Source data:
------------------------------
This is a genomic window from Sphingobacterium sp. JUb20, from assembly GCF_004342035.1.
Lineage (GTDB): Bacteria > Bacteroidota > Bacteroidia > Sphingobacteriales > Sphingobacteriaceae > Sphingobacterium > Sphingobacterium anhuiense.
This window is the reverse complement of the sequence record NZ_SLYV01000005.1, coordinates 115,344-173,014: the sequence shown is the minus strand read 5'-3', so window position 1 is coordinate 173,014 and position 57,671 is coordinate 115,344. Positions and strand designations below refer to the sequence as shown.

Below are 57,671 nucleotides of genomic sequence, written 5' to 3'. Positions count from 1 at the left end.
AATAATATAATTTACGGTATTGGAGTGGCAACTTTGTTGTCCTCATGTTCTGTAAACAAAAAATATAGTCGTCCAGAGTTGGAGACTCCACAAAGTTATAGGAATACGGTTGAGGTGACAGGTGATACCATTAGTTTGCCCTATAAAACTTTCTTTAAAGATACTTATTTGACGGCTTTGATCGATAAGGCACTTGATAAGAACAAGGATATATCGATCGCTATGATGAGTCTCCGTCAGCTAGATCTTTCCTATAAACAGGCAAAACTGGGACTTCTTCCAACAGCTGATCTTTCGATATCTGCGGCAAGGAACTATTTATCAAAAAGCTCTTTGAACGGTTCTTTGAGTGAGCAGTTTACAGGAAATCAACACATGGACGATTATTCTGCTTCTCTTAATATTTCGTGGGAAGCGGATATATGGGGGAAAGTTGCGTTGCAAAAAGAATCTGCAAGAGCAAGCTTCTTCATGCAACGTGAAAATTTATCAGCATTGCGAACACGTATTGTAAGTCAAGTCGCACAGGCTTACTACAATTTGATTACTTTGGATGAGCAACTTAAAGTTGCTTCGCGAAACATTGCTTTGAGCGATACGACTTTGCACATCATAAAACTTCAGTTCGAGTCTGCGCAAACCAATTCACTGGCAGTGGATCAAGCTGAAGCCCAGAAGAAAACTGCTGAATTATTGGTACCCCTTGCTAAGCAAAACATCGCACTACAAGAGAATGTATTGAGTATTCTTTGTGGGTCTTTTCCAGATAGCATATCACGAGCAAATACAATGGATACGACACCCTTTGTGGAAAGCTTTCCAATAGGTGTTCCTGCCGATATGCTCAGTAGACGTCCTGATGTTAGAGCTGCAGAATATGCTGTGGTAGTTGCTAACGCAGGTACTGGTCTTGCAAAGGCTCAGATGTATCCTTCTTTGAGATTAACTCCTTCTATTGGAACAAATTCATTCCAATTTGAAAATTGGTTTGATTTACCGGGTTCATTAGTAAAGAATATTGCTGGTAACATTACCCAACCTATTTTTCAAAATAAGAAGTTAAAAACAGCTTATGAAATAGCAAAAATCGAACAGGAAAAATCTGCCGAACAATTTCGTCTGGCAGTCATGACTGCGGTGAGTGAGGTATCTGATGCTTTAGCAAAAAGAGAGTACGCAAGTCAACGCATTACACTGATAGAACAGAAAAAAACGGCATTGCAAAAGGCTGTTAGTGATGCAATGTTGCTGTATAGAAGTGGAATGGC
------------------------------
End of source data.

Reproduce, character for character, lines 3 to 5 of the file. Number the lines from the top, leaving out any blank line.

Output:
This window is the reverse complement of the sequence record NZ_SLYV01000005.1, coordinates 115,344-173,014: the sequence shown is the minus strand read 5'-3', so window position 1 is coordinate 173,014 and position 57,671 is coordinate 115,344. Positions and strand designations below refer to the sequence as shown.

Below are 57,671 nucleotides of genomic sequence, written 5' to 3'. Positions count from 1 at the left end.
AATAATATAATTTACGGTATTGGAGTGGCAACTTTGTTGTCCTCATGTTCTGTAAACAAAAAATATAGTCGTCCAGAGTTGGAGACTCCACAAAGTTATAGGAATACGGTTGAGGTGACAGGTGATACCATTAGTTTGCCCTATAAAACTTTCTTTAAAGATACTTATTTGACGGCTTTGATCGATAAGGCACTTGATAAGAACAAGGATATATCGATCGCTATGATGAGTCTCCGTCAGCTAGATCTTTCCTATAAACAGGCAAAACTGGGACTTCTTCCAACAGCTGATCTTTCGATATCTGCGGCAAGGAACTATTTATCAAAAAGCTCTTTGAACGGTTCTTTGAGTGAGCAGTTTACAGGAAATCAACACATGGACGATTATTCTGCTTCTCTTAATATTTCGTGGGAAGCGGATATATGGGGGAAAGTTGCGTTGCAAAAAGAATCTGCAAGAGCAAGCTTCTTCATGCAACGTGAAAATTTATCAGCATTGCGAACACGTATTGTAAGTCAAGTCGCACAGGCTTACTACAATTTGATTACTTTGGATGAGCAACTTAAAGTTGCTTCGCGAAACATTGCTTTGAGCGATACGACTTTGCACATCATAAAACTTCAGTTCGAGTCTGCGCAAACCAATTCACTGGCAGTGGATCAAGCTGAAGCCCAGAAGAAAACTGCTGAATTATTGGTACCCCTTGCTAAGCAAAACATCGCACTACAAGAGAATGTATTGAGTATTCTTTGTGGGTCTTTTCCAGATAGCATATCACGAGCAAATACAATGGATACGACACCCTTTGTGGAAAGCTTTCCAATAGGTGTTCCTGCCGATATGCTCAGTAGACGTCCTGATGTTAGAGCTGCAGAATATGCTGTGGTAGTTGCTAACGCAGGTACTGGTCTTGCAAAGGCTCAGATGTATCCTTCTTTGAGATTAACTCCTTCTATTGGAACAAATTCATTCCAATTTGAAAATTGGTTTGATTTACCGGGTTCATTAGTAAAGAATATTGCTGGTAACATTACCCAACCTATTTTTCAAAATAAGAAGTTAAAAACAGCTTATGAAATAGCAAAAATCGAACAGGAAAAATCTGCCGAACAATTTCGTCTGGCAGTCATGACTGCGGTGAGTGAGGTATCTGATGCTTTAGCAAAAAGAGAGTACGCAAGTCAACGCATTACACTGATAGAACAGAAAAAAACGGCATTGCAAAAGGCTGTTAGTGATGCAATGTTGCTGTATAGAAGTGGAATGGC